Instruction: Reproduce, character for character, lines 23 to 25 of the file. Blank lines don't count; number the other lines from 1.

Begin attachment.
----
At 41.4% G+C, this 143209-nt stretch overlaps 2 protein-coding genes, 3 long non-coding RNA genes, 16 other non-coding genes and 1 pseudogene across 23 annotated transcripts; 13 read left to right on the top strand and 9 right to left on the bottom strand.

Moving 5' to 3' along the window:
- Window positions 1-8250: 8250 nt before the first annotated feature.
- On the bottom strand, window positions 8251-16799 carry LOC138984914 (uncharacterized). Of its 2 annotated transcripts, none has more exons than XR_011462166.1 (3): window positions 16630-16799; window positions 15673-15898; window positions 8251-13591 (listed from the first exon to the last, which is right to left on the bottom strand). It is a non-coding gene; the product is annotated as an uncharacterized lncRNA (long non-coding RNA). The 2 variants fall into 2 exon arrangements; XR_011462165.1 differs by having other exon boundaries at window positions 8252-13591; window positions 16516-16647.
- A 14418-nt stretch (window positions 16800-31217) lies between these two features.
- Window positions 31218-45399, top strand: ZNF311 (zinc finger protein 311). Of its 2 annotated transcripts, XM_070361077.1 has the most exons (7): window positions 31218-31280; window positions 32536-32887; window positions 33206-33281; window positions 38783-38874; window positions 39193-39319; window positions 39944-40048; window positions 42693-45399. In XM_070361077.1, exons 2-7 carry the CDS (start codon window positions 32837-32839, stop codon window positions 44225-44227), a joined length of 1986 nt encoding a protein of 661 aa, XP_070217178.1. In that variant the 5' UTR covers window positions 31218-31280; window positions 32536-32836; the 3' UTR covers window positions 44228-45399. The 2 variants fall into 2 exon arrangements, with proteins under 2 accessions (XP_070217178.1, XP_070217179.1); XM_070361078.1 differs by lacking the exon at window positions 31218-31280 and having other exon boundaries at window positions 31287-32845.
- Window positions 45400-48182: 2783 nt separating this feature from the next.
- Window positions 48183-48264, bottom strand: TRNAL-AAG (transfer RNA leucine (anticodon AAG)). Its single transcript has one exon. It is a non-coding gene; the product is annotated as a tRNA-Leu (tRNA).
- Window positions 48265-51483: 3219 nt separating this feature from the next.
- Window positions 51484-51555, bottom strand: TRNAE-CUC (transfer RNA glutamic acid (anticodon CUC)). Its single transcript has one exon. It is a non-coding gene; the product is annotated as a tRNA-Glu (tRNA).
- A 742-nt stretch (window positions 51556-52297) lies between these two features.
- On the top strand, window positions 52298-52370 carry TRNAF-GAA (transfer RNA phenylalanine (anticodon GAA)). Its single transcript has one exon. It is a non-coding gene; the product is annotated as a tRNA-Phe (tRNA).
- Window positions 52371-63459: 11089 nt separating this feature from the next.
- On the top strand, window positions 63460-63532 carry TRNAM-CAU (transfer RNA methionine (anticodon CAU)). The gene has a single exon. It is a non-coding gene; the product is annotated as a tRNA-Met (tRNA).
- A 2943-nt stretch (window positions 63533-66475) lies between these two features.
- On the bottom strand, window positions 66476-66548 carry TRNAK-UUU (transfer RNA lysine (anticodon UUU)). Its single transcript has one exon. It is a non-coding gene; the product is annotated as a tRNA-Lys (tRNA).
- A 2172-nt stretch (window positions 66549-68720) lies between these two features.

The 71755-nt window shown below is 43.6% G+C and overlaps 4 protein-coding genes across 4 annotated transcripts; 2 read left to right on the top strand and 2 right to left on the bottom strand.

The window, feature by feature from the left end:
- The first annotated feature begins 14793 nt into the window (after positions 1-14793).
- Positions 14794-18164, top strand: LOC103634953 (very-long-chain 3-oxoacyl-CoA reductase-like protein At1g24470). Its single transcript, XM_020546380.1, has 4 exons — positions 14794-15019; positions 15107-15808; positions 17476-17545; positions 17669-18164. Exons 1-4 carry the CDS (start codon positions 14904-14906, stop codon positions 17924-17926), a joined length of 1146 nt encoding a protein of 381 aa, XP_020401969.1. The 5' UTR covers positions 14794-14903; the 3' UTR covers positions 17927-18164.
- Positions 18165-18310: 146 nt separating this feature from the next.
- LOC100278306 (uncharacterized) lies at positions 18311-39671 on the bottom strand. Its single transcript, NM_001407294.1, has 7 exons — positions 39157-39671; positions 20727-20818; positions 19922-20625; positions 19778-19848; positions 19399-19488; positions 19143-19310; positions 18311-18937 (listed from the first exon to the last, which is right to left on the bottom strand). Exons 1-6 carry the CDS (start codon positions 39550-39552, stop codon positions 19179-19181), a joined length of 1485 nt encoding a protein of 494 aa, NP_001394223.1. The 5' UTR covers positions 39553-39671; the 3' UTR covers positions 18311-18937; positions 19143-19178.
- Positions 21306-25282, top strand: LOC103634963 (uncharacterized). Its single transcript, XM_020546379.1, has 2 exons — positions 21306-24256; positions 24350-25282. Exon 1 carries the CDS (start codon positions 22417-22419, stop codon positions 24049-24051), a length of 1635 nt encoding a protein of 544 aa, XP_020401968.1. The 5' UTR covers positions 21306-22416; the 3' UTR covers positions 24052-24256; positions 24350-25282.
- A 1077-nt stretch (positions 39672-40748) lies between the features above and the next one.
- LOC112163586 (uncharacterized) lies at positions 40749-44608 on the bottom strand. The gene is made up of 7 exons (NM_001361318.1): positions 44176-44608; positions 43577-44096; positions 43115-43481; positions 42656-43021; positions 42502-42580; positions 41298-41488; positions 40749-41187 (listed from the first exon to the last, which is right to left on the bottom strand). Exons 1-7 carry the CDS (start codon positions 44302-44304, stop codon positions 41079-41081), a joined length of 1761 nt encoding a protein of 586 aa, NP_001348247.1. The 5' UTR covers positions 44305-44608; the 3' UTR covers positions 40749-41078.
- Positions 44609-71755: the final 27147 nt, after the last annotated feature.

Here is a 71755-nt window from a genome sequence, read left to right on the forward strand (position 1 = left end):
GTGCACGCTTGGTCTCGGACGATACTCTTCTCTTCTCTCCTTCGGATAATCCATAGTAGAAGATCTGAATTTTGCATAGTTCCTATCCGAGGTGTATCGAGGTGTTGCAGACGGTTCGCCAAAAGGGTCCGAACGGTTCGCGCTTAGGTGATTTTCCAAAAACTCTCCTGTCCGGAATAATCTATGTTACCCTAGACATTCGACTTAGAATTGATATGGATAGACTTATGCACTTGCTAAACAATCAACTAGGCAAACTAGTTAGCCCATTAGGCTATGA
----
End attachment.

- LOC100278306 (uncharacterized) lies at positions 18311-39671 on the bottom strand. Its single transcript, NM_001407294.1, has 7 exons — positions 39157-39671; positions 20727-20818; positions 19922-20625; positions 19778-19848; positions 19399-19488; positions 19143-19310; positions 18311-18937 (listed from the first exon to the last, which is right to left on the bottom strand). Exons 1-6 carry the CDS (start codon positions 39550-39552, stop codon positions 19179-19181), a joined length of 1485 nt encoding a protein of 494 aa, NP_001394223.1. The 5' UTR covers positions 39553-39671; the 3' UTR covers positions 18311-18937; positions 19143-19178.
- Positions 21306-25282, top strand: LOC103634963 (uncharacterized). Its single transcript, XM_020546379.1, has 2 exons — positions 21306-24256; positions 24350-25282. Exon 1 carries the CDS (start codon positions 22417-22419, stop codon positions 24049-24051), a length of 1635 nt encoding a protein of 544 aa, XP_020401968.1. The 5' UTR covers positions 21306-22416; the 3' UTR covers positions 24052-24256; positions 24350-25282.
- A 1077-nt stretch (positions 39672-40748) lies between the features above and the next one.